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Robert Rennie, Research Analyst at Westpac, suggests that now when Trump agreed with EU Commission President Juncker to “work together toward zero tariffs”, will that mean that tariffs have gone from ‘hero to zero’ in Trump’s mind?

Key Quotes

“We think not. Indeed, while we might be reading too much into the ‘art of the trade deal’, our sense is that the US administration may be emboldened and actually double down on the China tariff strategy to try to force ‘fair trade’ agreements there.”

“This would suggest that we have further waves of China tariffs still to come; and if we use the timeline for the section 301 investigation into China’s trade acts, policies & practices across, we would expect to see further tariffs end of July ($16bn) and end of early Sep ($200bn).”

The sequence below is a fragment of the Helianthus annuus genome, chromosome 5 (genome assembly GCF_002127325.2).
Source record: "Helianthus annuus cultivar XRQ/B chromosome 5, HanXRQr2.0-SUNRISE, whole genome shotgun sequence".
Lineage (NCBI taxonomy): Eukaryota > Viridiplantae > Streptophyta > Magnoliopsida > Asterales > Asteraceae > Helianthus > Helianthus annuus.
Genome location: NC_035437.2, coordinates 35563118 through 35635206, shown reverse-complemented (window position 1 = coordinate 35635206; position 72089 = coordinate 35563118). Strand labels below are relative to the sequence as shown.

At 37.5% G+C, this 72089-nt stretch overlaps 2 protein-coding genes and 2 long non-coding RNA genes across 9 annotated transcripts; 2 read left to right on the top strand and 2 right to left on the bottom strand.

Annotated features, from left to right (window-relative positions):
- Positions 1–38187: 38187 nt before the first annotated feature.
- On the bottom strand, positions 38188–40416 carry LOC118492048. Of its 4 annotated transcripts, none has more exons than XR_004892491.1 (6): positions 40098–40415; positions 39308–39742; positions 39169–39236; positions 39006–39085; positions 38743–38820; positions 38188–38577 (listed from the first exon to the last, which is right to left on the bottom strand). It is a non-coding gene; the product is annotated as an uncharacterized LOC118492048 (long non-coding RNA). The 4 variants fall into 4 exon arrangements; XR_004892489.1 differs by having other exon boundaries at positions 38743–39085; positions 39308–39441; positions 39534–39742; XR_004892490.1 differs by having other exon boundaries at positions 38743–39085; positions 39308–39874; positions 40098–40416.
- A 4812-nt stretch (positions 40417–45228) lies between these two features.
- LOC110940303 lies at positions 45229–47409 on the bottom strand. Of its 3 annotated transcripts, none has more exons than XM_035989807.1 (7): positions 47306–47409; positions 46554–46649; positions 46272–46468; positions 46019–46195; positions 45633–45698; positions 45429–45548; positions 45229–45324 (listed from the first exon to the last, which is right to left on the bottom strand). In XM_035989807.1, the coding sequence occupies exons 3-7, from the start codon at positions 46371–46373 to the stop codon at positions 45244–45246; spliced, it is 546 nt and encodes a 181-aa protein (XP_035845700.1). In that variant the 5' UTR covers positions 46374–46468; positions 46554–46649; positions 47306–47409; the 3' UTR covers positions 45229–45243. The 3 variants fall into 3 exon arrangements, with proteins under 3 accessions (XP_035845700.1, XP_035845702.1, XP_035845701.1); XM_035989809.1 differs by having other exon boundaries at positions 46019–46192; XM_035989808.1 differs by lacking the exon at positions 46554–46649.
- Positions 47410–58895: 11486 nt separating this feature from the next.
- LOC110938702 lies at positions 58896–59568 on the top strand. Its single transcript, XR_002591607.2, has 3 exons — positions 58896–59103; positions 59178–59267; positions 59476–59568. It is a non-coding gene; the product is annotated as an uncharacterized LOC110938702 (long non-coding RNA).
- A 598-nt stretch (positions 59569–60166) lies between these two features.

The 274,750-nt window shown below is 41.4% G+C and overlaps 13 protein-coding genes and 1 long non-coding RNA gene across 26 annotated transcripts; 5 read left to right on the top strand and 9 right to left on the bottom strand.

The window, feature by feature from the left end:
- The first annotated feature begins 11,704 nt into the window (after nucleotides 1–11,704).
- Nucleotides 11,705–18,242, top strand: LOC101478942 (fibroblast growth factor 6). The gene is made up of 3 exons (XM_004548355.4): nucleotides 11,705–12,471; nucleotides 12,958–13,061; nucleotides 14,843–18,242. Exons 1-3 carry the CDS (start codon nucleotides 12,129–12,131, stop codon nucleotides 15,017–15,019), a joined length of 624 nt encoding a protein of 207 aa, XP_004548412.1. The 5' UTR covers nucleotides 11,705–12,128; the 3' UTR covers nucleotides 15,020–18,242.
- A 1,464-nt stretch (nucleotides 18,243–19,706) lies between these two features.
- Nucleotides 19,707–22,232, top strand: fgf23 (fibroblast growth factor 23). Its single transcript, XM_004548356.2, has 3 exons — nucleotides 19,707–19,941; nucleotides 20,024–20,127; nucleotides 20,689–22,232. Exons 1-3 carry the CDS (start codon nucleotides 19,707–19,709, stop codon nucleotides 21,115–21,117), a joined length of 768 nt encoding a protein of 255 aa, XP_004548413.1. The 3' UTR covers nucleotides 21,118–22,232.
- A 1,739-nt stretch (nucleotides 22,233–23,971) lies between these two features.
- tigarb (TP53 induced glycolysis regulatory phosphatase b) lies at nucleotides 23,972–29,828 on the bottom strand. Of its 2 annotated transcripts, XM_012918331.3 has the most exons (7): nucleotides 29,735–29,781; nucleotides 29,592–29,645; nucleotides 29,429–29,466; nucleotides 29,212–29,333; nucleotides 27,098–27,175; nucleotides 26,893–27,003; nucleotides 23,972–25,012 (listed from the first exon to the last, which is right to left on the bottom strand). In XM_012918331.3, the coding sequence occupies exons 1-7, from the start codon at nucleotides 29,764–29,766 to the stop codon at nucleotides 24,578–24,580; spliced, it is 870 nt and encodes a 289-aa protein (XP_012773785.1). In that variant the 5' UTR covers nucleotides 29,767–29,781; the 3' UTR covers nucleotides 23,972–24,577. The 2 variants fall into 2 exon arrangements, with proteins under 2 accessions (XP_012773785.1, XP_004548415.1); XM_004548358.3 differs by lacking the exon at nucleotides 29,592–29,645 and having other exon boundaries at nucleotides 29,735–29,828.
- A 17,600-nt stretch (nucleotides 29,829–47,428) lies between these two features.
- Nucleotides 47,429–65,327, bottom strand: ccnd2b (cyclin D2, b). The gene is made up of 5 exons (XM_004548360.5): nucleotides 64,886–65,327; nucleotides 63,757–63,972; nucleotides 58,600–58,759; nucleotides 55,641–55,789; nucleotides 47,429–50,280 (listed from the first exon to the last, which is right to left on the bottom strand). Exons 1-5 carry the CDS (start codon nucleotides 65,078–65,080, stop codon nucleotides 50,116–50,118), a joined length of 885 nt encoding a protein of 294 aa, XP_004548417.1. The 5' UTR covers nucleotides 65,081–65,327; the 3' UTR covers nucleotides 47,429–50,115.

“Indeed, with support for farmers impacted by Chinese retaliation announced by the US administration this week and Trump suggesting last week on CNBC that he was “ready to go to 500″, we would not be surprised to see further tariff action beyond that ahead of the mid-terms.”

“Now that is not to say that plurilateral trade agreements between the US and Europe are not a positive outcome – of course they are! Rather we should not read too much into the current outbreak of positive trade news as more negative waves are coming, suggesting near term US$ weakness will not last too long.”

“On top of the above, a ‘4 handle’ for GDP this Friday, a solid ISM, a punchy payrolls and an FOMC meeting that will likely continue pointing towards Sep and Dec moves should all help limit downside for the US$ near term, and potentially reverse it in August.”

“Thus we stick with the ‘fade US$ weakness view’, though acknowledge that we could see a test back into the ‘mid 93s’ on DXY near term.”